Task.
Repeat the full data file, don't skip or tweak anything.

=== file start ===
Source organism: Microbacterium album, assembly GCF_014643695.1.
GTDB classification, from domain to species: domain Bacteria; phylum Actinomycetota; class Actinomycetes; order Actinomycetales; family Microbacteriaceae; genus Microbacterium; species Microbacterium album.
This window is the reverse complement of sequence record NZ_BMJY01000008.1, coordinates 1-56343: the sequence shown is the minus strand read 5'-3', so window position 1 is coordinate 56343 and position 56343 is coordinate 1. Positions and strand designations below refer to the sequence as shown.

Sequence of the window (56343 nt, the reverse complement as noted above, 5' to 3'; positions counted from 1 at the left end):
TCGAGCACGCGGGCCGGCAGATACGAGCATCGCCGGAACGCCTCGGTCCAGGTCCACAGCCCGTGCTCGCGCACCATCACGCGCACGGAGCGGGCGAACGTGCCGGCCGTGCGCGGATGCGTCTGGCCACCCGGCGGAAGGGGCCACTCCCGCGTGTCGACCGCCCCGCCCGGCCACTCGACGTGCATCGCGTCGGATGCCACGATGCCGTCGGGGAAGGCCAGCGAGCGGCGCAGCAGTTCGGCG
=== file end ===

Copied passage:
Source organism: Microbacterium album, assembly GCF_014643695.1.
GTDB classification, from domain to species: domain Bacteria; phylum Actinomycetota; class Actinomycetes; order Actinomycetales; family Microbacteriaceae; genus Microbacterium; species Microbacterium album.
This window is the reverse complement of sequence record NZ_BMJY01000008.1, coordinates 1-56343: the sequence shown is the minus strand read 5'-3', so window position 1 is coordinate 56343 and position 56343 is coordinate 1. Positions and strand designations below refer to the sequence as shown.

Sequence of the window (56343 nt, the reverse complement as noted above, 5' to 3'; positions counted from 1 at the left end):
TCGAGCACGCGGGCCGGCAGATACGAGCATCGCCGGAACGCCTCGGTCCAGGTCCACAGCCCGTGCTCGCGCACCATCACGCGCACGGAGCGGGCGAACGTGCCGGCCGTGCGCGGATGCGTCTGGCCACCCGGCGGAAGGGGCCACTCCCGCGTGTCGACCGCCCCGCCCGGCCACTCGACGTGCATCGCGTCGGATGCCACGATGCCGTCGGGGAAGGCCAGCGAGCGGCGCAGCAGTTCGGCG